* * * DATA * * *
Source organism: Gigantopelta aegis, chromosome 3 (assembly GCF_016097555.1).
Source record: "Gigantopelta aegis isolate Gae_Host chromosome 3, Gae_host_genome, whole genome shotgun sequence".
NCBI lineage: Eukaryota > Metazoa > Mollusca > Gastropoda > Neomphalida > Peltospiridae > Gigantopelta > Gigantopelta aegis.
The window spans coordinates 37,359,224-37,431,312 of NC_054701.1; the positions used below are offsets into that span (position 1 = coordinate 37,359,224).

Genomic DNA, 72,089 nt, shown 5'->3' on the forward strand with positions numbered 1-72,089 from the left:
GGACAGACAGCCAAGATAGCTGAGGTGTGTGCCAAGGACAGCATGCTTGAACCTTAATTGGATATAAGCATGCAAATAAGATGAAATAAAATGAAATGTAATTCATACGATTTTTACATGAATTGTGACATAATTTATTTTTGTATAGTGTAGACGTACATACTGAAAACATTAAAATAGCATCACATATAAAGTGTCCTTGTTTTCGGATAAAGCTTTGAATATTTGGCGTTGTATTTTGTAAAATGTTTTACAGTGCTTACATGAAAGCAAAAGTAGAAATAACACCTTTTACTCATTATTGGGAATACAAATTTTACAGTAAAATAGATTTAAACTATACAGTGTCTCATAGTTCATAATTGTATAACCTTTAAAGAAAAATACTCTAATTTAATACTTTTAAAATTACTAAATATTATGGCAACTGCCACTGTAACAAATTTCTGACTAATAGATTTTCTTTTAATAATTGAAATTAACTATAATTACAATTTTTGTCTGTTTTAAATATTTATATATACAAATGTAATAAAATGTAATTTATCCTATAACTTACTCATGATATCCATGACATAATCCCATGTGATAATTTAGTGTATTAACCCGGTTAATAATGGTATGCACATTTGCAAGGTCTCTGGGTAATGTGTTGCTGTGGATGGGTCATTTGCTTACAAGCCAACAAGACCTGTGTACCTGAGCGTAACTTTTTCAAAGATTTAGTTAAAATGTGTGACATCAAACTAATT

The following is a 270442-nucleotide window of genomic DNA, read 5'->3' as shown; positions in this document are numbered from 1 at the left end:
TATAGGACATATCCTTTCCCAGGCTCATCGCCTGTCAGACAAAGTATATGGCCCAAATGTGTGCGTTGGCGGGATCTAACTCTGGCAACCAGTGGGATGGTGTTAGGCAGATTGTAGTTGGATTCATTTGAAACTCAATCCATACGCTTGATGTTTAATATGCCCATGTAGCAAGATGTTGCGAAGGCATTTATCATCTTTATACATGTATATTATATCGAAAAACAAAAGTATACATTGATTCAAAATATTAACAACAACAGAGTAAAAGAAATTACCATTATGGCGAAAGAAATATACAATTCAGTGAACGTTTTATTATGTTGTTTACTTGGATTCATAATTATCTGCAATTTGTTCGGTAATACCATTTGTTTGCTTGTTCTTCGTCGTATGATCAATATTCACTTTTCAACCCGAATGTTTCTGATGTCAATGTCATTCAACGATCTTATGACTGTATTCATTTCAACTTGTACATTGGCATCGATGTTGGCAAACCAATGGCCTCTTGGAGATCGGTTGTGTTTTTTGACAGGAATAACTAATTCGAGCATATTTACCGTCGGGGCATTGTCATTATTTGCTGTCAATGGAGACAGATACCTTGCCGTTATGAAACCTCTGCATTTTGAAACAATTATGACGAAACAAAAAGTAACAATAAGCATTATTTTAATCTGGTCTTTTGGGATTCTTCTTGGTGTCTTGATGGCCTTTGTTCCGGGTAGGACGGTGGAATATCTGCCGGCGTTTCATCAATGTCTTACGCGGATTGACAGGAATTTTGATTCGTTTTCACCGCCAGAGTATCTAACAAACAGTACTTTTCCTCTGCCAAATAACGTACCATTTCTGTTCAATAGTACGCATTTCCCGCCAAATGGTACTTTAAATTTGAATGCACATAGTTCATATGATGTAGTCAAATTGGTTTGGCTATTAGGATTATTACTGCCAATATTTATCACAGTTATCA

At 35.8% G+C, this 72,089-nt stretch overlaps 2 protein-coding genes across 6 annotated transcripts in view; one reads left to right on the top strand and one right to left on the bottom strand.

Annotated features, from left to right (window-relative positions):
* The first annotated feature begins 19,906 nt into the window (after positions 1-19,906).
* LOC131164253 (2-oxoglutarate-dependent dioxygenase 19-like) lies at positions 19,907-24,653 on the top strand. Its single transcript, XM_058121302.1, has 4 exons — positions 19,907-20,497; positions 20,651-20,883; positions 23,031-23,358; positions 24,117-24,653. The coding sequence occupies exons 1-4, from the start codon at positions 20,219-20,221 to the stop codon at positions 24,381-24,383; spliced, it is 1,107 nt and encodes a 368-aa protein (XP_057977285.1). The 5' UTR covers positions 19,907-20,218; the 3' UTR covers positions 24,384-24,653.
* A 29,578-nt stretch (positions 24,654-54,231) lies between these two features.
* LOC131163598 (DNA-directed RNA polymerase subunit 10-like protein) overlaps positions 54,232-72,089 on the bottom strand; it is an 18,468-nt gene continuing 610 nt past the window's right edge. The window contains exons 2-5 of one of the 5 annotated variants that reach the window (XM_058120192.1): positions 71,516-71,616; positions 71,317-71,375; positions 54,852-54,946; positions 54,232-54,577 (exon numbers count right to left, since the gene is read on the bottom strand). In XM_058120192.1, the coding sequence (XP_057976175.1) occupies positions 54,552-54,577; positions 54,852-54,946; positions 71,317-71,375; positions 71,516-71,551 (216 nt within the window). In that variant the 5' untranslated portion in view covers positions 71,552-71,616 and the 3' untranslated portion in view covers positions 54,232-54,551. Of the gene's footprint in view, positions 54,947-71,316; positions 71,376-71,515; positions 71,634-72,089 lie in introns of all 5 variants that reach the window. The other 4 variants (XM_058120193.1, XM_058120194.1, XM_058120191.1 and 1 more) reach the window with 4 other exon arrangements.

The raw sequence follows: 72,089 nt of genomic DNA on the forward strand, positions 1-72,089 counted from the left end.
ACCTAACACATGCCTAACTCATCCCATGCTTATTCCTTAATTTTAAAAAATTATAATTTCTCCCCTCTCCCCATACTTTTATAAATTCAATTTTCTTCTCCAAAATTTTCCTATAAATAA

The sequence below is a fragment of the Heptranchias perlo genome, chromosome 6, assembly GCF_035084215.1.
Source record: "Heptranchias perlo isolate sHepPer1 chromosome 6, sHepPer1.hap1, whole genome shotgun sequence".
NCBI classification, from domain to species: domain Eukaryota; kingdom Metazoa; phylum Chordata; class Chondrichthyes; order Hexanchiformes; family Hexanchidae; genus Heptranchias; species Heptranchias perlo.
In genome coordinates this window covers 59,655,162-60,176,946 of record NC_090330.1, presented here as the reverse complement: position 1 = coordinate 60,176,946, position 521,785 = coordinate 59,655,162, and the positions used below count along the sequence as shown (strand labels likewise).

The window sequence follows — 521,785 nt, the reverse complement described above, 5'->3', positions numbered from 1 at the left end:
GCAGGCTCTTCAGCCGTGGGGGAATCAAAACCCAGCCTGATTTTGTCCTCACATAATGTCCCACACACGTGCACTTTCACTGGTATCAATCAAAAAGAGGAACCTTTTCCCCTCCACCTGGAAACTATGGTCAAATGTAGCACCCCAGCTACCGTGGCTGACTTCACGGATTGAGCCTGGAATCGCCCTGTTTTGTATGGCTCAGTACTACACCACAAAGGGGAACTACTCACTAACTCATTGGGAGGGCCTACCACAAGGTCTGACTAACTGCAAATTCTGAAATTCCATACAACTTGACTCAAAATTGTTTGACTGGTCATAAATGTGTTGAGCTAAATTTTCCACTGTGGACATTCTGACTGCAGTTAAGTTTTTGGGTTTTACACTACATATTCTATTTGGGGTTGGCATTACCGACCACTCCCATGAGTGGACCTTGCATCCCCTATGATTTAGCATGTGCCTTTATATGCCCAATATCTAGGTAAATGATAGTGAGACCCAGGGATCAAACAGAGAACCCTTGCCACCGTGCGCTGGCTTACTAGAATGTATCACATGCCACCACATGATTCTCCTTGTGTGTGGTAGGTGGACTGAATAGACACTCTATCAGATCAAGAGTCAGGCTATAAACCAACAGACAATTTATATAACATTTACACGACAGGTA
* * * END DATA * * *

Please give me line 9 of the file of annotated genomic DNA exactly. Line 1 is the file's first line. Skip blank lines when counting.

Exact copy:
At 35.8% G+C, this 72,089-nt stretch overlaps 2 protein-coding genes across 6 annotated transcripts in view; one reads left to right on the top strand and one right to left on the bottom strand.